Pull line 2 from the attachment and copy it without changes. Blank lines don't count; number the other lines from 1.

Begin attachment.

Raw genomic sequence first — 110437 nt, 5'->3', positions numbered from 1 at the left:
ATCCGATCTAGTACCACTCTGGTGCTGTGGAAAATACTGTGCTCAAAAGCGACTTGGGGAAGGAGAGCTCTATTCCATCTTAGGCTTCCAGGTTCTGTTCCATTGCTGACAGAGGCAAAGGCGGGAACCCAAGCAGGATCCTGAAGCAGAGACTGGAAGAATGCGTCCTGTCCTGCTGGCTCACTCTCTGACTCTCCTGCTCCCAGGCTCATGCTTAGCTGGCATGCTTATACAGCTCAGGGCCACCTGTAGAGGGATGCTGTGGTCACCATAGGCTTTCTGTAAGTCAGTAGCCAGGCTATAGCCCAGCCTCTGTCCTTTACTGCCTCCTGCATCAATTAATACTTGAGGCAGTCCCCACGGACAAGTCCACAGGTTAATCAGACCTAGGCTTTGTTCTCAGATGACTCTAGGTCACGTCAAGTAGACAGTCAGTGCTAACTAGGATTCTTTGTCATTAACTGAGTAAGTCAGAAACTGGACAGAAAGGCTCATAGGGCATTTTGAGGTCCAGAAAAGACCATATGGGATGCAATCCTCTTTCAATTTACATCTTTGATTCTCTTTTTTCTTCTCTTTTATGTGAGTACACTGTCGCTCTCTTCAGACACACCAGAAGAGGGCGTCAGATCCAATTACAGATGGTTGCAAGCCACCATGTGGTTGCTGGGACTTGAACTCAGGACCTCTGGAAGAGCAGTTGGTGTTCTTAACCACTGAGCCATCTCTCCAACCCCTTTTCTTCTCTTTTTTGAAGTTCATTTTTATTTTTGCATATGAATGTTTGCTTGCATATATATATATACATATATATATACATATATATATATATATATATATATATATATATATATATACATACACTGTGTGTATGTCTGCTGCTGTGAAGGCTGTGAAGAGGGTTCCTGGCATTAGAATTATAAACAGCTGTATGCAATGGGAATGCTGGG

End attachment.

ATCCGATCTAGTACCACTCTGGTGCTGTGGAAAATACTGTGCTCAAAAGCGACTTGGGGAAGGAGAGCTCTATTCCATCTTAGGCTTCCAGGTTCTGTTCCATTGCTGACAGAGGCAAAGGCGGGAACCCAAGCAGGATCCTGAAGCAGAGACTGGAAGAATGCGTCCTGTCCTGCTGGCTCACTCTCTGACTCTCCTGCTCCCAGGCTCATGCTTAGCTGGCATGCTTATACAGCTCAGGGCCACCTGTAGAGGGATGCTGTGGTCACCATAGGCTTTCTGTAAGTCAGTAGCCAGGCTATAGCCCAGCCTCTGTCCTTTACTGCCTCCTGCATCAATTAATACTTGAGGCAGTCCCCACGGACAAGTCCACAGGTTAATCAGACCTAGGCTTTGTTCTCAGATGACTCTAGGTCACGTCAAGTAGACAGTCAGTGCTAACTAGGATTCTTTGTCATTAACTGAGTAAGTCAGAAACTGGACAGAAAGGCTCATAGGGCATTTTGAGGTCCAGAAAAGACCATATGGGATGCAATCCTCTTTCAATTTACATCTTTGATTCTCTTTTTTCTTCTCTTTTATGTGAGTACACTGTCGCTCTCTTCAGACACACCAGAAGAGGGCGTCAGATCCAATTACAGATGGTTGCAAGCCACCATGTGGTTGCTGGGACTTGAACTCAGGACCTCTGGAAGAGCAGTTGGTGTTCTTAACCACTGAGCCATCTCTCCAACCCCTTTTCTTCTCTTTTTTGAAGTTCATTTTTATTTTTGCATATGAATGTTTGCTTGCATATATATATATACATATATATATACATATATATATATATATATATATATATATATATATATATACATACACTGTGTGTATGTCTGCTGCTGTGAAGGCTGTGAAGAGGGTTCCTGGCATTAGAATTATAAACAGCTGTATGCAATGGGAATGCTGGG